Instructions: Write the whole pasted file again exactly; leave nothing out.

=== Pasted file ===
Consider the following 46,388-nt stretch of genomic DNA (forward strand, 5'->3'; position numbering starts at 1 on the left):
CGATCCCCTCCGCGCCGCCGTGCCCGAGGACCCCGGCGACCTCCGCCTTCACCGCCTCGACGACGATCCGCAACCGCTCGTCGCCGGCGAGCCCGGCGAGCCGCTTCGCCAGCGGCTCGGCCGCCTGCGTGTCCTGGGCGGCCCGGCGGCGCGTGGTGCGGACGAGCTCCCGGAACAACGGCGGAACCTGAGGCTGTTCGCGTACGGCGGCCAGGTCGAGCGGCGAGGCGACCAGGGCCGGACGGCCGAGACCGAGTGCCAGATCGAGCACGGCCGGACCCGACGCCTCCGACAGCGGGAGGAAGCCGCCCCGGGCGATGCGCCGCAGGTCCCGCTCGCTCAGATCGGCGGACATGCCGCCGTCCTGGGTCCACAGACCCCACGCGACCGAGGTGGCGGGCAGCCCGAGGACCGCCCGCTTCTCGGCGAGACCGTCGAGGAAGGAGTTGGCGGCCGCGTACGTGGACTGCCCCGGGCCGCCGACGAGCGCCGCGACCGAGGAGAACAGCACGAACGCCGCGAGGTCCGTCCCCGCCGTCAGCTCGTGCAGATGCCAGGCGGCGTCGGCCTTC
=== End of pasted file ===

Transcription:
Consider the following 46,388-nt stretch of genomic DNA (forward strand, 5'->3'; position numbering starts at 1 on the left):
CGATCCCCTCCGCGCCGCCGTGCCCGAGGACCCCGGCGACCTCCGCCTTCACCGCCTCGACGACGATCCGCAACCGCTCGTCGCCGGCGAGCCCGGCGAGCCGCTTCGCCAGCGGCTCGGCCGCCTGCGTGTCCTGGGCGGCCCGGCGGCGCGTGGTGCGGACGAGCTCCCGGAACAACGGCGGAACCTGAGGCTGTTCGCGTACGGCGGCCAGGTCGAGCGGCGAGGCGACCAGGGCCGGACGGCCGAGACCGAGTGCCAGATCGAGCACGGCCGGACCCGACGCCTCCGACAGCGGGAGGAAGCCGCCCCGGGCGATGCGCCGCAGGTCCCGCTCGCTCAGATCGGCGGACATGCCGCCGTCCTGGGTCCACAGACCCCACGCGACCGAGGTGGCGGGCAGCCCGAGGACCGCCCGCTTCTCGGCGAGACCGTCGAGGAAGGAGTTGGCGGCCGCGTACGTGGACTGCCCCGGGCCGCCGACGAGCGCCGCGACCGAGGAGAACAGCACGAACGCCGCGAGGTCCGTCCCCGCCGTCAGCTCGTGCAGATGCCAGGCGGCGTCGGCCTTC